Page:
Face Milling

Face milling is the milling of surfaces that are perpendicular to the cutter axis, as shown in Figure 8-30. Face milling produces flat surfaces and machines work to the required length. In face milling, the feed can be either horizontal or vertical.

In face milling, the teeth on the periphery of the cutter do practically all of the cutting. However, when the cutter is properly ground, the face teeth actually remove a small amount of stock which is left as a result of the springing of the workpiece or cutter, thereby producing a finer finish.

It is important in face milling to have the cutter securely mounted and to see that all end play or sloppiness in the machine spindle is eliminated.

Mounting the Workpiece

When face milling, the workpiece may be clamped to the table or angle plate or supported in a vise, fixture, or jig.

Large surfaces are generally face milled on a vertical milling machine with the workpiece clamped directly to the milling machine table to simplify handling and clamping operations.

 

Figure 4-30. Face milling.

Angular surfaces can also be face milled on a swivel cutter head milling machine (Figure 8-31). In this case, the workpiece is mounted parallel to the table and the cutter head is swiveled to bring the end milling cutter perpendicular to the surface to be produced.

 

Figure 4-31. Angular face milling.

During face milling operations, the workpiece should be fed against the milling cutter so that the pressure of the cut is downward, thereby holding the piece against the table. Whenever possible, the edge of the workpiece should be in line with the center of the cutter. This position of the workpiece in relation to the cutter will help eliminate slippage.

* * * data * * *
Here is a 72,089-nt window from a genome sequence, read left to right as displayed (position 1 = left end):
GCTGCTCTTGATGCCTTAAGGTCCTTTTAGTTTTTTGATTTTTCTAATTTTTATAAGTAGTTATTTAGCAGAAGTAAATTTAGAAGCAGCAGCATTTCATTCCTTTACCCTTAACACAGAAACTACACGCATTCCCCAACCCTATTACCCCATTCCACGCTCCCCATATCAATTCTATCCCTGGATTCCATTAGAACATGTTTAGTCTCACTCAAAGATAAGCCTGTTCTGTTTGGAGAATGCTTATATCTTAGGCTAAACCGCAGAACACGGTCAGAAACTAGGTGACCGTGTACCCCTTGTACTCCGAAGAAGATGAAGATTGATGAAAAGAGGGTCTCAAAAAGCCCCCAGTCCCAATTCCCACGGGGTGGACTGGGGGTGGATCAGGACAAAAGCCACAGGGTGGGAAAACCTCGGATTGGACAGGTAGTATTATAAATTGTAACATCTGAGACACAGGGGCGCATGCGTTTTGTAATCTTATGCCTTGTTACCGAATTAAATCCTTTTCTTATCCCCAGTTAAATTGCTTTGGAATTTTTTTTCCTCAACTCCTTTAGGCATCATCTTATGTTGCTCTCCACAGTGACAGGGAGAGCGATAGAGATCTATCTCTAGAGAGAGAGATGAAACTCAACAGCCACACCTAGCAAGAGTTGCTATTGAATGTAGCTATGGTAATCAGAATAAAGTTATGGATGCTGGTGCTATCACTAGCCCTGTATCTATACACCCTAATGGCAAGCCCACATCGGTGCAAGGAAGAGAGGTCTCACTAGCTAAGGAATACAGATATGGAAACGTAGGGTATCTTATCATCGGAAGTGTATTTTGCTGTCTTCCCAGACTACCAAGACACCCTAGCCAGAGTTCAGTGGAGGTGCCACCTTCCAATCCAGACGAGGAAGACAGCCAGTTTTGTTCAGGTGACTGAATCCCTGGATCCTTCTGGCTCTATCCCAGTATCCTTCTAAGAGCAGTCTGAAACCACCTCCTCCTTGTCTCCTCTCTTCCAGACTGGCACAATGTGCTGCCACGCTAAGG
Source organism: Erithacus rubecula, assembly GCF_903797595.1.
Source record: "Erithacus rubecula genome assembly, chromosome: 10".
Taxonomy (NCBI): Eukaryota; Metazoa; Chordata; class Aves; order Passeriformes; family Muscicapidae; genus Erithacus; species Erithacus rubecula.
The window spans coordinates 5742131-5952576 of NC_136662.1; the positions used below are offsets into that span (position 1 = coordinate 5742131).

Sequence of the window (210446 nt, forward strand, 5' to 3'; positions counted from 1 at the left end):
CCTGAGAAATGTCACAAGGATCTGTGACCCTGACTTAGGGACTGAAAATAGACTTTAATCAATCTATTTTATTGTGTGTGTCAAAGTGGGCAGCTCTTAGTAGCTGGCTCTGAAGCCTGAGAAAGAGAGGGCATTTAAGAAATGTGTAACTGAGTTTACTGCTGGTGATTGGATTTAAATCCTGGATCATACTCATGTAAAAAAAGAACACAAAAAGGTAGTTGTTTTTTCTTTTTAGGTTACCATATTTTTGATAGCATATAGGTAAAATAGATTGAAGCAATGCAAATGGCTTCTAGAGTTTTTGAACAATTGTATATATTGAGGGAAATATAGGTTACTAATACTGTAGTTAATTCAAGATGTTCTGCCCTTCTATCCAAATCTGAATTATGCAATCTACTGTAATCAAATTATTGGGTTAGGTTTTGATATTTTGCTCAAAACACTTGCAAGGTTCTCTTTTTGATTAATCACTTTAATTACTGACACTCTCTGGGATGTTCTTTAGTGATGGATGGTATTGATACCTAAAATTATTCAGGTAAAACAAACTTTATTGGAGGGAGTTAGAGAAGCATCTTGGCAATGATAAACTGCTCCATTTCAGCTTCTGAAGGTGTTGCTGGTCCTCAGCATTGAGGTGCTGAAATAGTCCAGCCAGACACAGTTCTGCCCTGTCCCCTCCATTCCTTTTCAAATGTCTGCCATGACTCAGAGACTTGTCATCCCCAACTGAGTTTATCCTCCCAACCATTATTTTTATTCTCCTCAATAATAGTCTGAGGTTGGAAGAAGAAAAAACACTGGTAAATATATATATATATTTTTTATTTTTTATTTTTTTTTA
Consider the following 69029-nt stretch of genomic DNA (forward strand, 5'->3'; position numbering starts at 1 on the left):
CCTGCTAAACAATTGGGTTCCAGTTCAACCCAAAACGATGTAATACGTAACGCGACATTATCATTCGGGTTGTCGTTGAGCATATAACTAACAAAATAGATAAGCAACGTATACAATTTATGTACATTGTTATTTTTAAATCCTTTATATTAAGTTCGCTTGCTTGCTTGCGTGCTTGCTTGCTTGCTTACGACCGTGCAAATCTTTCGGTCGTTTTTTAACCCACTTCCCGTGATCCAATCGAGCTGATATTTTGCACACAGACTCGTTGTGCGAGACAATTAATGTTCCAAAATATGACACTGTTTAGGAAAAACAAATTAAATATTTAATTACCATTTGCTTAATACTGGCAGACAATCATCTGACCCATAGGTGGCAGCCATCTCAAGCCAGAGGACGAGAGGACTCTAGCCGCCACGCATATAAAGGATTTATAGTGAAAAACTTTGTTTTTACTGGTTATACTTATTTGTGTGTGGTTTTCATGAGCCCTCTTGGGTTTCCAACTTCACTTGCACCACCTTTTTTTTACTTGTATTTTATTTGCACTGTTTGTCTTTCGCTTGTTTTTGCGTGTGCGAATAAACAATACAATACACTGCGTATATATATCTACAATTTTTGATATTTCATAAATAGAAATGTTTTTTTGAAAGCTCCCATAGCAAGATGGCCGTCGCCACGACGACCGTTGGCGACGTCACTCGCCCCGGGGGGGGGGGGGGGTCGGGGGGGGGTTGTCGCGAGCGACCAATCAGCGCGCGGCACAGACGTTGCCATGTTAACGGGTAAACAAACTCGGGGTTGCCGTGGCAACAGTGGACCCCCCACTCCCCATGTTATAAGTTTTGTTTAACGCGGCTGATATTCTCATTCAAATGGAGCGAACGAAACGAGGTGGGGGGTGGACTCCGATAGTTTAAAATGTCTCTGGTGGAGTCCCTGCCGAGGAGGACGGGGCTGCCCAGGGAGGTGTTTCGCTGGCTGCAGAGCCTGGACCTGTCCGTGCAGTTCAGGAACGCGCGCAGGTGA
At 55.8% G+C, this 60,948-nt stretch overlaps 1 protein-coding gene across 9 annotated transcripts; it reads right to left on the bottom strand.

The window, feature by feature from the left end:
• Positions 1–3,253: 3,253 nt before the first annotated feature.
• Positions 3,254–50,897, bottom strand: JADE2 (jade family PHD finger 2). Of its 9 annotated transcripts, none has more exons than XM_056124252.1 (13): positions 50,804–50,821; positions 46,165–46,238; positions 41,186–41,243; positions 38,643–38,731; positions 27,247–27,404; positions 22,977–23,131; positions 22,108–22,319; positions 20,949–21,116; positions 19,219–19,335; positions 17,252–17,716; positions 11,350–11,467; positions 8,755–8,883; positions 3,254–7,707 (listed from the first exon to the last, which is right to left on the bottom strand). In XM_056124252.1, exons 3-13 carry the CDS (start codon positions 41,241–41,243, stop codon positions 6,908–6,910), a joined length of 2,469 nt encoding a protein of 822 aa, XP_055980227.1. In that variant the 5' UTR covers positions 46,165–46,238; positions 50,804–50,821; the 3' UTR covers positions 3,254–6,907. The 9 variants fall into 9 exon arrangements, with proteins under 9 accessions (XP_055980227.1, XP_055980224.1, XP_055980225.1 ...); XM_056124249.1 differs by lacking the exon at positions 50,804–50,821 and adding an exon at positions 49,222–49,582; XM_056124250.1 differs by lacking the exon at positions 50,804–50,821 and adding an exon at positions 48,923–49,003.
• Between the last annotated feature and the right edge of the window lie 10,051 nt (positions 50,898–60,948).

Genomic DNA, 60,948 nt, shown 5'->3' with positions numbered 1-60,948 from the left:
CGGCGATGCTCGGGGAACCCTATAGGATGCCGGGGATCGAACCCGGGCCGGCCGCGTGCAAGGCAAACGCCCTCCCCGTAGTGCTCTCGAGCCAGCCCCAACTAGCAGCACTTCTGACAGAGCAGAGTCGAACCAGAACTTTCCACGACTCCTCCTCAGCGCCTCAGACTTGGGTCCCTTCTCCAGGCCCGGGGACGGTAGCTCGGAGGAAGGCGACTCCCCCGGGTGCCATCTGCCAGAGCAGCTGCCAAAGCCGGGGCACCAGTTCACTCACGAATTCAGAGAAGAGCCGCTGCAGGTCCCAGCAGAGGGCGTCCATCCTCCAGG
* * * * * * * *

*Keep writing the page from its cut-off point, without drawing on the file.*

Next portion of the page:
Depth of Cut

When setting the depth of cut, the workpiece should be brought up to just touch the revolving cutter. After a cut has been made from this setting, measurement of the workpiece is taken. At this point, the graduated dial on the traverse feed is locked and used as a guide in determining the depth of cut.

When starting the cut, the workpiece should be moved so that the cutter is nearly in contact with its edge, after which the automatic feed may be engaged.

When a cut is started by hand, care must be taken to avoid pushing the corner of the workpiece between the teeth of the cutter too quickly, as this may result in cutter tooth breakage. In order to avoid wasting time during the operation, the feed trips should be adjusted to stop the table travel just as the cutter clears the workpiece.


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